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The Clinical Perspective

Improving Clinical Effectiveness of Dentin Enamel Bonding Agents

 Permanent link   All Posts

The recent surge in the number of dentin bonding agents available for clinical use has created a quagmire for the dental professional. Many practitioners are undecided about which bonding agent is best to utilize in a particular clinical situation. Even more disconcerting is the fact that the restorative procedure may fail if the application of an adhesive is performed incorrectly.


 

Dentin/enamel bonding agents are classified as either etch-and-rinse (total-etch with phosphoric acid on enamel and dentin) or self-etch (phosphoric acid not utilized) adhesives.1 Dental manufacturers have developed simplified versions of each system, reducing steps by combining of primers and bonding resins into one bottle. 

However, recent in vitro studies indicate that a nanoleakage phenomenon, described as a leakage pattern occurring within the nanometer-sized spaces around the collagen fibrils within the hybrid layer, may develop more frequently with simplified bonding systems. These bonding agents are more hydrophilic in composition and may also attract water from underlying hydrated dentin at the resin-dentin interface. Increased water sorption into the hybrid and adhesive layers may weaken properties of the adhesive, and account for reduced bond strength.2 The scientific evidence must, therefore, be examined to determine how the limitations of these bonding agents may be overcome to ensure a successfully executed clinical protocol. Several methodologies have been introduced in the literature to improve the effectiveness of current adhesive systems to dentin and enamel.

 

Some researchers recommend the placement of a viscous phosphoric acid etch on enamel prior to self-etch bonding agent application, particularly when a mild self-etch (pH2 or above) is utilized as a means to increase the bonding effectiveness of self-etch adhesives to enamel.3 It is mandated that the phosphoric acid etch not come in contact with the dentin in this protocol, because it will reduce the bonding effectiveness of the self-etch primer to dentin.

 

Other methods suggested in the literature to improve the effectiveness of bonding agents are multiple applications and agitation of the bonding agents.4,5 Consecutive applications of adhesive caused a decrease in nanoleakage, possibly due to the removal of more water and the uptake of additional resin into the collagen fibril meshwork. Agitation of the bonding agents resulted in improved bond strength for the dentin structures only. Most importantly, however, is that the correct time allocated for material placement and drying must be strictly followed according to the manufacturer’s directions for use.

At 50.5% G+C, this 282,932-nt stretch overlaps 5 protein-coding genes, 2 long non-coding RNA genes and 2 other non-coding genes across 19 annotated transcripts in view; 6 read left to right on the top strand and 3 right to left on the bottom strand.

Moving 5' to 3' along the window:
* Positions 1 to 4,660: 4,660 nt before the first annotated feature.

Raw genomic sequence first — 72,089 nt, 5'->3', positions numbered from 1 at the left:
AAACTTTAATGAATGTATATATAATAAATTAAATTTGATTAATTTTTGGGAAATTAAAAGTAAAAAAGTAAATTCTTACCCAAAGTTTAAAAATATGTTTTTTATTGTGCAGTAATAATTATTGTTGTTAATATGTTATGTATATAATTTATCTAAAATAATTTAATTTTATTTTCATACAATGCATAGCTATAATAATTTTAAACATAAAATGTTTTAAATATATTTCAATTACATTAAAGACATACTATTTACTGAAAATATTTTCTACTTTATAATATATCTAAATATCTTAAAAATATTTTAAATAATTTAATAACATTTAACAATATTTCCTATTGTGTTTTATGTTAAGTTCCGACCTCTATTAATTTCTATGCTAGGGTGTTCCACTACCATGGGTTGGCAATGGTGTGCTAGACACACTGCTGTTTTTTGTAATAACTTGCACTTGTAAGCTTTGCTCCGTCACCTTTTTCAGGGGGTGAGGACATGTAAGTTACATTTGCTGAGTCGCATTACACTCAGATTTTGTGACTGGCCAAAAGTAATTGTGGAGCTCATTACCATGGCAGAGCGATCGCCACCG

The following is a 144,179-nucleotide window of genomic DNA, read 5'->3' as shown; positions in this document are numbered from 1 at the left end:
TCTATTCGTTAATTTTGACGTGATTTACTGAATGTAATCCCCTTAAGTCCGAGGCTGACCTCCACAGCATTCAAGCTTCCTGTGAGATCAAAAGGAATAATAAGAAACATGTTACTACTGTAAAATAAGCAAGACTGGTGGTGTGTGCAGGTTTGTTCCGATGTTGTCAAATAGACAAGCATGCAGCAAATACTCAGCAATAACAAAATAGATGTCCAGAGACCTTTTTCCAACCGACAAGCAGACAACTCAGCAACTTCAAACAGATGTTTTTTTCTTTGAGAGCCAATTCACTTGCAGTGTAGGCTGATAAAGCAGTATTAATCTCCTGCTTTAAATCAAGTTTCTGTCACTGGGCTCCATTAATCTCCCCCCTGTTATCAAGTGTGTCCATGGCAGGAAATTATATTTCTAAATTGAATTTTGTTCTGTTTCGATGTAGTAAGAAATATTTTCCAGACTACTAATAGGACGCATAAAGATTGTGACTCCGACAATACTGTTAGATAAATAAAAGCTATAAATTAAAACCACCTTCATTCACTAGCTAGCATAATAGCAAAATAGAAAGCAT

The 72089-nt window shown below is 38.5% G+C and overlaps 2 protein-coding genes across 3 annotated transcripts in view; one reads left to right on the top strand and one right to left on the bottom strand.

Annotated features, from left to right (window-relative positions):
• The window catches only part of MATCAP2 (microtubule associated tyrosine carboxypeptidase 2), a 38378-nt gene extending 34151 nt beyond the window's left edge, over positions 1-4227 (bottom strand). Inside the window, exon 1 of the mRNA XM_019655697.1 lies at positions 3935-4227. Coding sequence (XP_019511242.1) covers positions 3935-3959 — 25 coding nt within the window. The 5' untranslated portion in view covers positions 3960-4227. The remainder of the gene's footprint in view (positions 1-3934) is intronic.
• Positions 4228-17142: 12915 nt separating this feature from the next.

Conclusion 

In vitro studies indicate that the application of a phosphoric acid on enamel prior to the application of a self-etch bonding agent may increase the bonding effectiveness of self-etch adhesives to enamel. Other methods to improve the effectiveness of bonding agents to dentin are multiple applications and agitation of the bonding agents. It is most important, however, to strictly follow the manufacturer’s directions for use.

 

These recommendations are based on in vitro studies. It will be necessary, however, to validate their results in long-term clinical studies to better understand bonding mechanisms and their impact on the clinical outcomes.

 

 References 

  1. Van Meerbeek B, De Munck J, Yoshida Y, et al. Buonocore memorial lecture. Adhesion to enamel and dentin: Current status and future challenges. Oper Dent 2003;28(3):215–235
  2. Reis AF, Giannini M, Pereira PR. Long-term TEM analysis of the nanoleakage patterns in resin–dentin interfaces produced by different bonding strategiesDent Mater 2007; 23(9):1164-1172
  3. Van Landuyt KL, Kanumilli P, De Munck J, et al. Bond strength of a mild self-etch adhesive with and without prior acid-etching. J Dent 2006;34(1):77-85
  4.  Hashimoto MDe Munck JIto S, et al. In vitro effect of nanoleakage expression on resin-dentin bond strengths analyzed by microtensile bond test, SEM/EDX and TEM. Biomater 2004;25(25):5565-5574
  5.  Velasquez LMSergent RSBurgess JOMercante DE. Effect of placement agitation and placement time on the shear bond strength of 3 self-etching adhesives. Oper Dent 2006;31(4):426-430
  6.  Cavalheiro AVargas MAArmstrong SR, et al. Effect of incorrect primer application on dentin permeability. J Adhes Dent 2006;8(6):393-400.

 

 


Yes but haven't some of these considerations been addressed in more recent DBAs?
Dr. Jones at 6/23/2011 8:21 AM

Interesting stuff here
Jim Gee at 6/27/2011 2:38 PM